BeHere / 1942 is one of the most extraordinary and poignant exhibitions presented here in Los Angeles marking the passage of eighty years since the U.S. government's mass incarceration of Japanese Americans during WWII. The exhibition brings carefully curated photographs from the National Archives and other collections together with video work and two cutting-edge augmented reality installations, one of which is unprecedented in its scale.

    This program, presented in conjunction with the exhibition at JANM, is an opportunity for JAPAN HOUSE Los Angeles to highlight the rich work of Japanese artist Masaki Fujihata and create a platform for the exchange of ideas surrounding the relationship between art and technology and how this relationship will come to influence the future of storytelling and our engagement with history. Join us for a wide-ranging conversation that takes the exhibition as its point of departure, but certainly doesn't end there.

  • Under court order, Arizona county officials certify election results

    Conservative officials in Cochise County, Arizona, didn't like how locals voted in last month's midterm elections. Moreover, it was such a close-run thing they realized they could overturn the statewide outcome simply by refusing to certify their own jurisdiction's returns, creating a Republican victory from the remaining counties. This plan met a problem in the form of Judge Casey McGinley, who ordered them to complete the official canvass within 90 minutes.

    The Republicans made clear they have no compunction at all over trying to flip the election and that the only reason they were backing down is the immediate prospect of legal sanction.

    Two Republicans on Cochise County's three-member board of supervisors balked for weeks about certifying the election, even as the deadline passed on Monday. They did not cite any problems with the election results.

    "I am not ashamed of anything I did," said Supervisor Peggy Judd, one of the two Republicans who twice blocked certification.

    The board members had to represent themselves in court because no lawyer could be found willing to take the case, reports the AP.

  • Comedian mimics White Lotus star Jennifer Coolidge to a tee (video)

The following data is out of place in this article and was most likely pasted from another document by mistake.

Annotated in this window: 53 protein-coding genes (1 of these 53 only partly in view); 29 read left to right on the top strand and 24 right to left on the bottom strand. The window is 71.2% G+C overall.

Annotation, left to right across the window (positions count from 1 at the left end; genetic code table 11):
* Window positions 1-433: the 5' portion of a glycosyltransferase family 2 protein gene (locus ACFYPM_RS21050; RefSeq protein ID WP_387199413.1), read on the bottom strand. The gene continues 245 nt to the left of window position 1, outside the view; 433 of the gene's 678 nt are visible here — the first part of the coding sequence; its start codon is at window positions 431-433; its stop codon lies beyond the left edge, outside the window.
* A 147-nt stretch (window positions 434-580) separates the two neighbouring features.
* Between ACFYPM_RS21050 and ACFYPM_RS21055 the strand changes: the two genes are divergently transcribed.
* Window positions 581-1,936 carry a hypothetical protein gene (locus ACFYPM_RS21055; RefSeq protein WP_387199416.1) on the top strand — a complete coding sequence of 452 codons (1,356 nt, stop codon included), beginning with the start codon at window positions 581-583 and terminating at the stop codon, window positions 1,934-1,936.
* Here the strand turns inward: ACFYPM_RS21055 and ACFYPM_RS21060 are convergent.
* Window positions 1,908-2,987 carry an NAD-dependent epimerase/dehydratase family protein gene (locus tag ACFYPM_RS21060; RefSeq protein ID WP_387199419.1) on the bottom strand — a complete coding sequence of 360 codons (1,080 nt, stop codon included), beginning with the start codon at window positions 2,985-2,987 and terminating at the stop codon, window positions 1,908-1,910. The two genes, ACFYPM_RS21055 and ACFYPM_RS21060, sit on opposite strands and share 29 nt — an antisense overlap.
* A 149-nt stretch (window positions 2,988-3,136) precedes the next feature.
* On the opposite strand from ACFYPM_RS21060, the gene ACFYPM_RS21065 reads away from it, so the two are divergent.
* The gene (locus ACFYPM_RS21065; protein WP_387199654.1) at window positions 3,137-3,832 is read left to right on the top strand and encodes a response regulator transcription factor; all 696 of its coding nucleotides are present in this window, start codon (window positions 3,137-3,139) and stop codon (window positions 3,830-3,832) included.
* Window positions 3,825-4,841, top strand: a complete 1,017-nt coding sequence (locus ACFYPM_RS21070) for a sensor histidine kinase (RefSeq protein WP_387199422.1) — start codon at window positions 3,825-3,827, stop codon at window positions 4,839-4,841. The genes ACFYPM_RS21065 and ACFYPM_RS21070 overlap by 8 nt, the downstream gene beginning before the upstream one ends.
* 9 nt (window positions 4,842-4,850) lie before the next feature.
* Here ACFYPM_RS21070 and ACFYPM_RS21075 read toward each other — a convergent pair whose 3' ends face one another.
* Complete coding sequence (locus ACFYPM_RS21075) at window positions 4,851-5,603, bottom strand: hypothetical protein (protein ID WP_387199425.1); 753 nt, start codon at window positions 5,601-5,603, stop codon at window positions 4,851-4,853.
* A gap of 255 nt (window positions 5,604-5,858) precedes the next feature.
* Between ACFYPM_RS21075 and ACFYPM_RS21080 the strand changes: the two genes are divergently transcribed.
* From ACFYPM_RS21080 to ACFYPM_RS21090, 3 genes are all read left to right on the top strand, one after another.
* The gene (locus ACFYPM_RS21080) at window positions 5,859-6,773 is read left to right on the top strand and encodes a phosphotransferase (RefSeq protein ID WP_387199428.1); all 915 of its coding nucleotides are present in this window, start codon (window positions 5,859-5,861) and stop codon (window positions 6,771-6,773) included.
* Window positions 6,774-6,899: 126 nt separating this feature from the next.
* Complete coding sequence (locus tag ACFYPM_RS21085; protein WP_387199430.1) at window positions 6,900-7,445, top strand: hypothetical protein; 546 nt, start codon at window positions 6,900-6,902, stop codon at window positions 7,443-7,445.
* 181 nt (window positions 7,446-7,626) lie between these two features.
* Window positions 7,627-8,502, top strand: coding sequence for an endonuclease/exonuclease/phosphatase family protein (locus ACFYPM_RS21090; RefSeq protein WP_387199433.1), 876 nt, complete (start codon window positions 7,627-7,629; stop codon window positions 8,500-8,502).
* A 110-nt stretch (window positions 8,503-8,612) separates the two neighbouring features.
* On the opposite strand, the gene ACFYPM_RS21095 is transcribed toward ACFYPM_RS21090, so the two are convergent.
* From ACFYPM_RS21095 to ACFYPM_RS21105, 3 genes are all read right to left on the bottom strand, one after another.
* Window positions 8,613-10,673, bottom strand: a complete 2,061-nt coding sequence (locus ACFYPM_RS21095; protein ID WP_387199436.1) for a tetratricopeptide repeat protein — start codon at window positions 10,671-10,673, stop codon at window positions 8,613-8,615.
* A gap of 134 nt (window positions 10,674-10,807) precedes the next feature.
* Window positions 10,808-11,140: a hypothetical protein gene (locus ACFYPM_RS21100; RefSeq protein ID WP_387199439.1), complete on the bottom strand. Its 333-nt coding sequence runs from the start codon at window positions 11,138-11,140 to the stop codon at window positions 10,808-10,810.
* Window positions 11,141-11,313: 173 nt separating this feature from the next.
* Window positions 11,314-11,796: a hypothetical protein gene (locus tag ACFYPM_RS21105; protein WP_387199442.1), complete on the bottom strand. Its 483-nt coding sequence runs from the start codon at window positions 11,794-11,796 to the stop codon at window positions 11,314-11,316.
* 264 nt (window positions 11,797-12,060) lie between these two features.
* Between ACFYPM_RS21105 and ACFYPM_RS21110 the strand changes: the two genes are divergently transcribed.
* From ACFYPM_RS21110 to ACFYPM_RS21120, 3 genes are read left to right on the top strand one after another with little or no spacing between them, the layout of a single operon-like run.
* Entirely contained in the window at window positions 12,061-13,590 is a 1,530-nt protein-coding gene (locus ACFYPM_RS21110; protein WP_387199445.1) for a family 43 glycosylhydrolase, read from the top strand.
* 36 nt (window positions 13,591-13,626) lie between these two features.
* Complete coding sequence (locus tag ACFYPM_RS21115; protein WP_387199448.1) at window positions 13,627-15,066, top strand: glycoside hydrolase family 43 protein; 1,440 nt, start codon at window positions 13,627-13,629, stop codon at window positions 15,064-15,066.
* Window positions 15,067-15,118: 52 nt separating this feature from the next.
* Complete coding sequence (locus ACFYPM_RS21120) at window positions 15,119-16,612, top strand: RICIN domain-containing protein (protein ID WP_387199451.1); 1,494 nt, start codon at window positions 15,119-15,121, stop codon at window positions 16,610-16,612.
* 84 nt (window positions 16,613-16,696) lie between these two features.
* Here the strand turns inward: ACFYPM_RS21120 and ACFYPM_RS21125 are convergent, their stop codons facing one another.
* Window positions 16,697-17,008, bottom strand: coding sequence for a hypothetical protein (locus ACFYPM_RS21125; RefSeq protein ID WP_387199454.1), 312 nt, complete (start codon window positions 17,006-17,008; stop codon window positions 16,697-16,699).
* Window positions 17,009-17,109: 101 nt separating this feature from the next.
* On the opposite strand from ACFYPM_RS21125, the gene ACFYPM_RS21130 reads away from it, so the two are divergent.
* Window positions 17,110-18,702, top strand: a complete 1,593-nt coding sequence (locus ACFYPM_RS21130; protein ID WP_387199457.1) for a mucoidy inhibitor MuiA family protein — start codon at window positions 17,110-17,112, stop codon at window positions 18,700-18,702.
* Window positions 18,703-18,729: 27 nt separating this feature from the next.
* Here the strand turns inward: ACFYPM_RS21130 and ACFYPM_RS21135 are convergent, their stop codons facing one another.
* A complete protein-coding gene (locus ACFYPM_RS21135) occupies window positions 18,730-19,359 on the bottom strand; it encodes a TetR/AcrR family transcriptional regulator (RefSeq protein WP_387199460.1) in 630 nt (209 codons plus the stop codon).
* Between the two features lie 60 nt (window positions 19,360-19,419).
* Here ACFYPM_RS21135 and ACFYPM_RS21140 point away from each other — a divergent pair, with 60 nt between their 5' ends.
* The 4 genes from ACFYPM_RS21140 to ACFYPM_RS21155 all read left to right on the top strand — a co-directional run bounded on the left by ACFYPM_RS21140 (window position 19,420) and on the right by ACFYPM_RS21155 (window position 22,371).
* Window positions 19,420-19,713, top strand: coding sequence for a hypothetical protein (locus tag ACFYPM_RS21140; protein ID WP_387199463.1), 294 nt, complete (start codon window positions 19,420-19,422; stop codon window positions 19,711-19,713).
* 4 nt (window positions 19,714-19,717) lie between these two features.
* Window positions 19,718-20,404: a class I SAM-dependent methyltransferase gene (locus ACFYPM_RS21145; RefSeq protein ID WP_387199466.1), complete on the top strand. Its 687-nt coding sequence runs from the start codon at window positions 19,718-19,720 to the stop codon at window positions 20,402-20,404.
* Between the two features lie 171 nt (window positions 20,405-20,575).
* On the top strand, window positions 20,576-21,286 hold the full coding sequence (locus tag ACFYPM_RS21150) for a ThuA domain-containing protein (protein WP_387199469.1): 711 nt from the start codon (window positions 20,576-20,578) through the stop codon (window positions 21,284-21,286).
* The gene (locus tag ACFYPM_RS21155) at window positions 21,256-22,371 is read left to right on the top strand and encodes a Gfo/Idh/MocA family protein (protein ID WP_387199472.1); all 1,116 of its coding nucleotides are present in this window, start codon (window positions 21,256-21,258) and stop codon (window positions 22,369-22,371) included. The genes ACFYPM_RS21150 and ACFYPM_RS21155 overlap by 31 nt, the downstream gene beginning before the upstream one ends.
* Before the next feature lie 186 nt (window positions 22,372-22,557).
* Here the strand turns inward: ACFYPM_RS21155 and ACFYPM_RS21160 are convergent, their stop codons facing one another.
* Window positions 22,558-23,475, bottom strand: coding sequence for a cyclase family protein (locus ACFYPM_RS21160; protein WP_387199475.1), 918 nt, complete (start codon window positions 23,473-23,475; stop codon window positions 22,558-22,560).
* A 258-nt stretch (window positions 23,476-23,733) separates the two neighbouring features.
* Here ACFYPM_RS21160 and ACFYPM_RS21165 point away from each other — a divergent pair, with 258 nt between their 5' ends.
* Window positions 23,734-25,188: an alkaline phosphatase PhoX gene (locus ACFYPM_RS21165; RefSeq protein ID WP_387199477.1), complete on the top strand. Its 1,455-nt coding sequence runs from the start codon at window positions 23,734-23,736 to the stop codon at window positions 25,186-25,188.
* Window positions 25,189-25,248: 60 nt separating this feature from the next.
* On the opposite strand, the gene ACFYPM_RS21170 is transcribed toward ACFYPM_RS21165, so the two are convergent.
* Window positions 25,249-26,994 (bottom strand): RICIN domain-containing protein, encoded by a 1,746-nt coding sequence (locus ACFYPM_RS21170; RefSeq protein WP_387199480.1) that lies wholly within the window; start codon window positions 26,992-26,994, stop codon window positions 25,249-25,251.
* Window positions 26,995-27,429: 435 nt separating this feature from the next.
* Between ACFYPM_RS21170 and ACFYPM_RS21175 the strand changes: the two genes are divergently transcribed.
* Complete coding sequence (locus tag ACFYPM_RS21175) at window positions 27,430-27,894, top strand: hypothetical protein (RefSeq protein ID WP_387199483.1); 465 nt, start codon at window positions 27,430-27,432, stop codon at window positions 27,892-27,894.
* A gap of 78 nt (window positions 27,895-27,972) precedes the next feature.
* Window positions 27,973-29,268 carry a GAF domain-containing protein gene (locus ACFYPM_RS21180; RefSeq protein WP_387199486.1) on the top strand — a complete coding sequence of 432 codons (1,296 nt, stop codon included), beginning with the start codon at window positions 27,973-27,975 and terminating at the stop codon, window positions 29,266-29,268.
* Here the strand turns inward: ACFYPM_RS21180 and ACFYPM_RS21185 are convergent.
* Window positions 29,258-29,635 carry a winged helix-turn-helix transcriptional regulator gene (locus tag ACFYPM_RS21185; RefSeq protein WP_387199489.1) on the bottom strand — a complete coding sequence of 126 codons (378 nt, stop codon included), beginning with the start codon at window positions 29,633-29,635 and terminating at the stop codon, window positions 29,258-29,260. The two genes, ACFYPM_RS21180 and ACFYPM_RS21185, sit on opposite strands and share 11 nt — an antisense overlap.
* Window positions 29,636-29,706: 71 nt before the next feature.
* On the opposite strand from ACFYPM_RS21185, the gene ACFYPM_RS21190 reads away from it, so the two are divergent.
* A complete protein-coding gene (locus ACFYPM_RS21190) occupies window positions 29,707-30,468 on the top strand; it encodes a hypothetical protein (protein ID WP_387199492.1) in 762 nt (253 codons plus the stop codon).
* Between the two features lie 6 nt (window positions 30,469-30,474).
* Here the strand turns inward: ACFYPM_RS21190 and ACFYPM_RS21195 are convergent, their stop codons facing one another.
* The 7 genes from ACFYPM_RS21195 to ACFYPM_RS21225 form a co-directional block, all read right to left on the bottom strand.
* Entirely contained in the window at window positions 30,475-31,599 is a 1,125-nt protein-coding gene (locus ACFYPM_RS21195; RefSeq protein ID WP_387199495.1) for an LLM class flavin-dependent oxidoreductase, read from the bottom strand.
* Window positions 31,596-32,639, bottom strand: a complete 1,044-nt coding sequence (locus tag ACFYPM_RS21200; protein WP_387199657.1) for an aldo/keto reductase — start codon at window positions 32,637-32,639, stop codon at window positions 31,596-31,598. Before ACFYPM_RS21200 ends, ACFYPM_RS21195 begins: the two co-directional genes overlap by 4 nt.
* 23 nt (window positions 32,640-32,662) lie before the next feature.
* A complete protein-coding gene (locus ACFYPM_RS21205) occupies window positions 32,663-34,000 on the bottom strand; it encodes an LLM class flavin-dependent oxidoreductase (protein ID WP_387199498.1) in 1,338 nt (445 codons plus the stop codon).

Impressionist Mary Elizabeth Kelly is known for her montages in which she perfectly imitates many celebrities β€” including actress Jennifer Coolidge β€” all in the same sketch. But as a special treat, in the video below, Kelly focuses on Coolidge and just Coolidge, mimicking the hilarious comedian's lines from Legally Blonde, Best in Show, American Pie, A Cinderella Story, and more. If you need a Coolidge fix in between White Lotus episodes, here you go!

    Front page thumbnail image: lev radin / shutterstock.com

  • Learn all you'll ever need to know about pans in this 20-minute video

    How much do you know about pans? Before watching this video, I felt like I knew almost nothing about them. After watching it, I feel like my pan-knowledge is in the top ten percentile. I now know the difference between a French fry pan and an American one, and the difference between a saucepan and a saute pan. I also learned that there is something called a rondeau, which is like a big saute pan and is good for frying, searing, and braising. And it turns out stainless steel pans aren't very good conductors of heat, but they aren't as reactive as aluminum.

  • President Biden's message on holocaust deniers Gates of Jewish Memorial at Dachau in Winter

    It is beyond scary that the President of the United States of America must remind us that the holocaust was real. Millions of Jews, Roma, gay people, and other minorities were rounded up and exterminated. People admiring Hitler are sick.

  • Edward Snowden is now formally a Russian Snowden now a Russian

    Edward Snowden has taken an oath of fealty to his new homeland and is looking forward to the stability and security granted him by becoming a Russian citizen. He is now in possession of a Russian passport. Snowden's wife, Lindsay Mills, is also in the Russian naturalization process. Both intend to keep their US citizenship, living life as dual citizens.

    Washington Post:

    "Edward received a Russian passport yesterday and took the oath in accordance with the law," lawyer Anatoly Kucherena said, according to Russia's Interfax news agency. "He is, of course, happy, thanking the Russian Federation for the fact that he received citizenship," he continued. "And most importantly, under the Constitution of Russia, he can no longer be extradited to a foreign state."